Magnitude 4.1 Bristol Channel, UK Thursday, 20 February, 2014 at

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Magnitude 4.1 Bristol Channel, UK
Thursday, 20 February, 2014 at 13:21:30 UTC
A magnitude 4.1 earthquake occurred in the south-west England on 20 February
2014. Its epicentre was approximately 17 km NNW of Ilfracombe, England and
33 km SSW of Swansea, Wales. The earthquake occurred at a depth of 5 km (3.1
miles).
The earthquake was felt most strongly in Devon, Somerset and South Wales.
Magnitude 4.1 Bristol Channel, UK
Thursday, 20 February, 2014 at 13:21:30 UTC
Where was the earthquake felt?
Most shaking was felt within a 125 km radius of the epicentre. Shaking was reported in Devon,
Somerset, western Gloucestershire, Glamorganshire and Monmouthshire. Most people
described weak to moderate shaking. The maximum recorded intensity was V (rather strong).
I.
Instrumental
Not felt by many people unless in favourable conditions.
II. Weak
Felt only by a few people at best, especially on the upper floors of buildings. Delicately suspended
objects may swing.
III. Slight
Felt quite noticeably by people indoors, especially on the upper floors of buildings. Many to do not
recognise it as an earthquake. Standing motor cars may rock slightly. Vibration similar to the passing of a
truck. Duration estimated.
IV. Moderate
Felt indoors by many people, outdoors by a few people during the day. At night, some awakened.
V. Rather
Strong
Felt outside by most, may not be felt by some people in non-favourable conditions. Dishes and windows
may break and large bells will ring. Vibrations like train passing close to house.
VI. Strong
Felt by all; many frightened and run outdoors, walk unsteadily. Windows, dishes, glassware broken;
books fall off shelves; some heavy furniture moved or overturned; a few instances of fallen plaster.
Damage slight.
VII. Very
Strong
Difficult to stand; furniture broken; damage negligible in building of good design and construction; slight to
moderate in well-built ordinary structures; considerable damage in poorly built or badly designed
structures; some chimneys broken. Noticed by people driving motor cars.
VIII.
Destructive
Damage slight in specially designed structures; considerable in ordinary substantial buildings with partial
collapse. Damage great in poorly built structures. Fall of chimneys, factory stacks, columns, monuments,
walls. Heavy furniture moved.
IX. Violent
General panic; damage considerable in poorly designed structures, well designed frame structures
thrown out of plumb. Damage great in substantial buildings, with partial collapse. Buildings shifted off
foundations.
X. Intense
Some well build wooden structures destroyed; most masonry and frame structures destroyed with
foundation. Rails bent.
XI. Extreme
Few, if any masonry structures remain standing. Bridges destroyed. Rails bent greatly.
XII.
Cataclysmic
Total destruction – everything is destroyed. Lines of sight and level distorted. Objects thrown into the air.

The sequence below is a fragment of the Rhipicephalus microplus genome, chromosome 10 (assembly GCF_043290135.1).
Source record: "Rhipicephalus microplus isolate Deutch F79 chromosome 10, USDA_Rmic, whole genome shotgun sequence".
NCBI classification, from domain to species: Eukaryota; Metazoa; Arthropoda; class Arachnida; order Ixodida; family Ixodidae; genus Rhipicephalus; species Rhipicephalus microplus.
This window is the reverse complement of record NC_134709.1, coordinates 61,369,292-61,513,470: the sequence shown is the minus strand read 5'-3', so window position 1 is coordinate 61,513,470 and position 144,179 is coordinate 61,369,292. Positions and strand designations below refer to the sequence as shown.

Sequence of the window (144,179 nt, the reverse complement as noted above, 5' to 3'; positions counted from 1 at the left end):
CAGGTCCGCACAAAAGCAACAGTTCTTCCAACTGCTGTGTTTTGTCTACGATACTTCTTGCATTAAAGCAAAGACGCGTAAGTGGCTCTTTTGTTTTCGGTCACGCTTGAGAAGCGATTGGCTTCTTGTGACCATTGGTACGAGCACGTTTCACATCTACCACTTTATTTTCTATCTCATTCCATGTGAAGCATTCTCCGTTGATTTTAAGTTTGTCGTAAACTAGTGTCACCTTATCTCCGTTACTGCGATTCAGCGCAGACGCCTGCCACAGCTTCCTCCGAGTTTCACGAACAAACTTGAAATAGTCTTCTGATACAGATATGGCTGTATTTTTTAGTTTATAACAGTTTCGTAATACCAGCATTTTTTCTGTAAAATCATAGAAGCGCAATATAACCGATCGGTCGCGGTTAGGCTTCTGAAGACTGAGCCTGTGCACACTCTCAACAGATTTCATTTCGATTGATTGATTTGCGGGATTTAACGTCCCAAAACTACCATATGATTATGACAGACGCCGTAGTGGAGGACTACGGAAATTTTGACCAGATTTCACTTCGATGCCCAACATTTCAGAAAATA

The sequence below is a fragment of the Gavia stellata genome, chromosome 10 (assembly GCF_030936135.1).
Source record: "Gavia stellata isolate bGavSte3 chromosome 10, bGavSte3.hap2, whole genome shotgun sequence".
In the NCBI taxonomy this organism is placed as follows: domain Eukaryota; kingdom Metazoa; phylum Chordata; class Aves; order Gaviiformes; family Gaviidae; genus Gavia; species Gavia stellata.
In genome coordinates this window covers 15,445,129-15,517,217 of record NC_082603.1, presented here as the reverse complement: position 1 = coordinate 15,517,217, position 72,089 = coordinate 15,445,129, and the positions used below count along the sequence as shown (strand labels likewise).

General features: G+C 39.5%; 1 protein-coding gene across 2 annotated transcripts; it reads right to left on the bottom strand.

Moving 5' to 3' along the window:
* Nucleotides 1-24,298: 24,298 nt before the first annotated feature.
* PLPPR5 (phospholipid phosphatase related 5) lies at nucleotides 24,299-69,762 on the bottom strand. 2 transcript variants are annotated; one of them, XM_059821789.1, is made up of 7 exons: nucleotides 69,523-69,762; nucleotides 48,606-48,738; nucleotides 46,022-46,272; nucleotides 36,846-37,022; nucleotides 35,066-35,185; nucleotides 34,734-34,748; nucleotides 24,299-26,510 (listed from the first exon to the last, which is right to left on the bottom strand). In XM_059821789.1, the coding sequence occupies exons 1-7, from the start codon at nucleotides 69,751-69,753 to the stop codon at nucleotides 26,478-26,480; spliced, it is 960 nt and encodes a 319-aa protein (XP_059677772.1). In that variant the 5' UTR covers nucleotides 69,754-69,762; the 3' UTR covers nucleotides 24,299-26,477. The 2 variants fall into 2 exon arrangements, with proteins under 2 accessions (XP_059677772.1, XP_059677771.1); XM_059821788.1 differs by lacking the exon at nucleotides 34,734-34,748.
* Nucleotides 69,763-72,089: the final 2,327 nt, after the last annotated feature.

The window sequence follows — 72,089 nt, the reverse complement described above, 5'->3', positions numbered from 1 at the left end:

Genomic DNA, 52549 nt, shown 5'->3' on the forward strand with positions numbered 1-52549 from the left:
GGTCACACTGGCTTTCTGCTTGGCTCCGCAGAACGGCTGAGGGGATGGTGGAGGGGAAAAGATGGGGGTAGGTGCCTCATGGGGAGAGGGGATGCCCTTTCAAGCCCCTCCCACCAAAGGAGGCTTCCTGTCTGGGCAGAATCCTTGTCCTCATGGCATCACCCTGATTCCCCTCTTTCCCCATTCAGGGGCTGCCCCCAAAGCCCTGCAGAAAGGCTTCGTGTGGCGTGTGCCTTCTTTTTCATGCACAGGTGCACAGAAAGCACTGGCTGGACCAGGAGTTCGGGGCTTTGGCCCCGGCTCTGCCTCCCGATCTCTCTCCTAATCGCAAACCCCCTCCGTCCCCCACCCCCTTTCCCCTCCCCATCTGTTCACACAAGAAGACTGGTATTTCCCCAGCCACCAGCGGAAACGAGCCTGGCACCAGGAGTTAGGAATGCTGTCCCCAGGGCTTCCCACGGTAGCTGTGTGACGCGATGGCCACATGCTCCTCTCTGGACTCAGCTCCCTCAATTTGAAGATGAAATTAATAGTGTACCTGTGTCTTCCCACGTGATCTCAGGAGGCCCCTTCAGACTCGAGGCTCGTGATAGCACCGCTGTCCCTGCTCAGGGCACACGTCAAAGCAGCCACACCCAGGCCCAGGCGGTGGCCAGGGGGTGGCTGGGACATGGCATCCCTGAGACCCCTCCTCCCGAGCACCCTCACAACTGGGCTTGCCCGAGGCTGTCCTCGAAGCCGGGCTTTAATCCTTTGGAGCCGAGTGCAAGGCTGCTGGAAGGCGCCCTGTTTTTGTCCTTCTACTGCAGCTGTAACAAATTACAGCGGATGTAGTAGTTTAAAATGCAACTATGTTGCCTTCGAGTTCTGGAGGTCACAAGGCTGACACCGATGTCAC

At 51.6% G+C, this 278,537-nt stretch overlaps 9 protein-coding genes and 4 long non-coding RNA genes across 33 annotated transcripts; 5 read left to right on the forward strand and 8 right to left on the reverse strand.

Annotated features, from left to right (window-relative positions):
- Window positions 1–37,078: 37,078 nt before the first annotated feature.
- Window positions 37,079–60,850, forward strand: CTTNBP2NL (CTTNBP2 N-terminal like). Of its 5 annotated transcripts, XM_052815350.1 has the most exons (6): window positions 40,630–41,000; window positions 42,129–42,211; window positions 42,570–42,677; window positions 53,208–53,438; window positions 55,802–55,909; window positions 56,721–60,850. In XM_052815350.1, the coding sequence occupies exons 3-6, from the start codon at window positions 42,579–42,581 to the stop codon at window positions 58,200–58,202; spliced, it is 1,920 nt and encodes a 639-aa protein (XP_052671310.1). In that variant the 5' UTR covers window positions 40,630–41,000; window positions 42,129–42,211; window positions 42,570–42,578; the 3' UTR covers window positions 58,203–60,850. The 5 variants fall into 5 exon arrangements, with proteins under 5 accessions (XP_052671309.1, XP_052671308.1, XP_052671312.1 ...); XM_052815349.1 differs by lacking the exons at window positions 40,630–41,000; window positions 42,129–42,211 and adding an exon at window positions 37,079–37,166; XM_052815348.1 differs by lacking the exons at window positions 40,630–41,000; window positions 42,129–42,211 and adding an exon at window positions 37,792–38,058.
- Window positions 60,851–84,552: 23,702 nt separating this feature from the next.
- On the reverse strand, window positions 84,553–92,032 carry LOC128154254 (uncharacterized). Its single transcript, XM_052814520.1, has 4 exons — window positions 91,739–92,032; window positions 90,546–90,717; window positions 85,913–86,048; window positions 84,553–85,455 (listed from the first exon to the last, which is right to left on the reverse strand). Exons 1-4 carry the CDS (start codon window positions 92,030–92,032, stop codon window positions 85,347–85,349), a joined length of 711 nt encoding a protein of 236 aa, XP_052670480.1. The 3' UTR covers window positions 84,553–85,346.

The ground moves in waves or ripples. Large amounts of rock move position. Landscape altered, or
leveled by several meters. In some cases, even the routes of rivers are changed.
Modified Mercalli Intensity Scale
10 km
Location of shaking reports (image courtesy
BGS)
Magnitude 4.1 Bristol Channel, UK
Thursday, 20 February, 2014 at 13:21:30 UTC
Past seismicity in the region
Small earthquakes in this region of the
UK are not unusual. The largest recorded
earthquake in this region of the UK was a
magnitude 5.0 event that occurred on
17th March 1843.
Recorded seismicity (since 1970)
in the region. The earthquake epicentre is
indicated by the red star.
Magnitude 4.1 Bristol Channel, UK
Thursday, 20 February, 2014 at 13:21:30 UTC
Tectonic interpretation
The UK does not lie on an active tectonic plate boundary (one of its nearest plate boundaries is the Mid-Atlantic
Ridge – located some 2000 km to the west).
However, stress within the plate is released along pre-existing faults within the crust.
Some of these ancient faults are generally not seen at the surface (‘blind faults’)
In areas of low seismicity, such as the British Isles, it is difficult to identify the responsible fault.
Mid-Atlantic
Ridge
Alpine –
Pyrenees
mountain belt
Africa – Eurasia
collision zone
Map of major tectonic
boundaries in Western Europe
Magnitude 4.1 Bristol Channel, UK
Thursday, 20 February, 2014 at 13:21:30 UTC
Seismometer Recordings from the British Geological Survey
network
By finding the difference in arrival times between the P- and S-wave arrivals at different
seismic stations, we can calculate the distance of the earthquake from each receiver
(circles). If we do this for several stations (triangles), we can determine the approximate
epicentre of the earthquake (red star) by finding the common intersection point of these
circles.
Magnitude 4.1 Bristol Channel, UK
Thursday, 20 February, 2014 at 13:21:30 UTC
Find out more…
•BGS (British Geological Survey) – seismology and earthquakes – frequently asked questions
http://www.earthquakes.bgs.ac.uk/education/faqs/faq_index.html
•IRIS (Incorporated Research Institutions for Seismology) – learning about earthquakes
http://www.iris.edu/hq/programs/education_and_outreach/students
•UK School Seismology Project – classroom activities, videos and support documents
http://www.bgs.ac.uk/schoolseismology/home.html
•USGS (United States Geological Survey) – FAQs, glossary, posters, animations
http://earthquake.usgs.gov/learn/
•EMSC (European Mediterranean Seismological Centre)
http://www.emsc-csem.org/
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